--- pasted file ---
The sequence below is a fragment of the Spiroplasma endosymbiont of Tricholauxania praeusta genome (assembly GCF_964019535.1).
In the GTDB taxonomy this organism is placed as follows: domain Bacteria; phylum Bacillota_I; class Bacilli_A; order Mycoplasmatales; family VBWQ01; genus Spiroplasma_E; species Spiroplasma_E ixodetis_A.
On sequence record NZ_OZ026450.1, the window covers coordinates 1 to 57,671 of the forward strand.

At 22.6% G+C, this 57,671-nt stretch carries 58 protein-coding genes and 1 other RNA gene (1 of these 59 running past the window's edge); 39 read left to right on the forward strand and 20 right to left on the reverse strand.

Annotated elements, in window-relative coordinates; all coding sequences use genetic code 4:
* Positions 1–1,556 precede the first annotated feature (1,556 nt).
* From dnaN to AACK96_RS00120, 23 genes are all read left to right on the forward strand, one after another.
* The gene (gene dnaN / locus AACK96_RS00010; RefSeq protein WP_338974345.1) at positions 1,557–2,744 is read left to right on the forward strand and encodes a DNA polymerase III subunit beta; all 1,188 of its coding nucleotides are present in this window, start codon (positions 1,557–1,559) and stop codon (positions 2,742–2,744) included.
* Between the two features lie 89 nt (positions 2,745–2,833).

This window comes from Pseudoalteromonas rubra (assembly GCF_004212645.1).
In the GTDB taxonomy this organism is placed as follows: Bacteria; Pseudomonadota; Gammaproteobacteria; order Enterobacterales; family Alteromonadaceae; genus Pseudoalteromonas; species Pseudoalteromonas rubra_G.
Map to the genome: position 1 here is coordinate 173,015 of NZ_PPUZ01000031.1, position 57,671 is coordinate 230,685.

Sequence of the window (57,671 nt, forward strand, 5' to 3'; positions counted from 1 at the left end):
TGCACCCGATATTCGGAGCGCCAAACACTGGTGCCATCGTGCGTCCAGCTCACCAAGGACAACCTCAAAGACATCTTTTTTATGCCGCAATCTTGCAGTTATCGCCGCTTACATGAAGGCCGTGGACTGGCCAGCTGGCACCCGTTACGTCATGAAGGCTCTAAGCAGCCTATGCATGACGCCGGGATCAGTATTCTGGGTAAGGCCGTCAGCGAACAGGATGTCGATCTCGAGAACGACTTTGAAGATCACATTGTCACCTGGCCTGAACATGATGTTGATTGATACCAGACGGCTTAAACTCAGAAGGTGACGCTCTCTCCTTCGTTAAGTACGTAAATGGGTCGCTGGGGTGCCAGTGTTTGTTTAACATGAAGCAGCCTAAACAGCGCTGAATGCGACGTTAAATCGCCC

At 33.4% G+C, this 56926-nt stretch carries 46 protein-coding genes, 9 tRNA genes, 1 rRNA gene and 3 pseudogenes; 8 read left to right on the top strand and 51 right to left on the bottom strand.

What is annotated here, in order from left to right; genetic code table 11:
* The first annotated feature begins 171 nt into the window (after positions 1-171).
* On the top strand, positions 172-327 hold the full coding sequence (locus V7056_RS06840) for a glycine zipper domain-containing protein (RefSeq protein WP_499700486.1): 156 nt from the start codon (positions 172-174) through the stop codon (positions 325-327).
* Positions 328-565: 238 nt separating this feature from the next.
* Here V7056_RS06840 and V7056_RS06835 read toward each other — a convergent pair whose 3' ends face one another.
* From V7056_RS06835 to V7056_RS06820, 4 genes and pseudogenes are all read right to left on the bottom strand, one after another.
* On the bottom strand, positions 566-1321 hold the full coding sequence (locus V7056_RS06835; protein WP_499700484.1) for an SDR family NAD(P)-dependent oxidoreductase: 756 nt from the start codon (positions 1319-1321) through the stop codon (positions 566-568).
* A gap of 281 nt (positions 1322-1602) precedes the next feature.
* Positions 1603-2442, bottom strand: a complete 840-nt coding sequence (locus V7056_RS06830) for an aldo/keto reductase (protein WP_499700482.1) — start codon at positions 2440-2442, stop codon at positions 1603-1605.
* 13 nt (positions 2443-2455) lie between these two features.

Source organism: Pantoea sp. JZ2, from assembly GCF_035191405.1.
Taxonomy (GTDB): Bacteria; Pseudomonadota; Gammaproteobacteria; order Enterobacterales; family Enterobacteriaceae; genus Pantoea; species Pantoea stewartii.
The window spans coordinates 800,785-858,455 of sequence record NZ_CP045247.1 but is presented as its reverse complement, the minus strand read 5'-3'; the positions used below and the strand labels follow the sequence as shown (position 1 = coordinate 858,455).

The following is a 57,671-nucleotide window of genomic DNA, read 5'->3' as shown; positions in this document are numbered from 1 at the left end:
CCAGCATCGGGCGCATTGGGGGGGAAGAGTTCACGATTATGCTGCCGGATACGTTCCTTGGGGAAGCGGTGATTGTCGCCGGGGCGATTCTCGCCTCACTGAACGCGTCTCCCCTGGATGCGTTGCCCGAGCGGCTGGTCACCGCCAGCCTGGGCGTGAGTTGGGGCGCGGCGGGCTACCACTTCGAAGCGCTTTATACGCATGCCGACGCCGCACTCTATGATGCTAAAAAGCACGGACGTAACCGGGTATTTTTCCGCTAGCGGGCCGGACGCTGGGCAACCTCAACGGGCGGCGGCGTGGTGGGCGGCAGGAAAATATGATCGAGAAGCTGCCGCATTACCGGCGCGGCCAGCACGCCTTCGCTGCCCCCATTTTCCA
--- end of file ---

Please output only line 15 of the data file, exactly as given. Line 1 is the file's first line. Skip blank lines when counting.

At 33.4% G+C, this 56926-nt stretch carries 46 protein-coding genes, 9 tRNA genes, 1 rRNA gene and 3 pseudogenes; 8 read left to right on the top strand and 51 right to left on the bottom strand.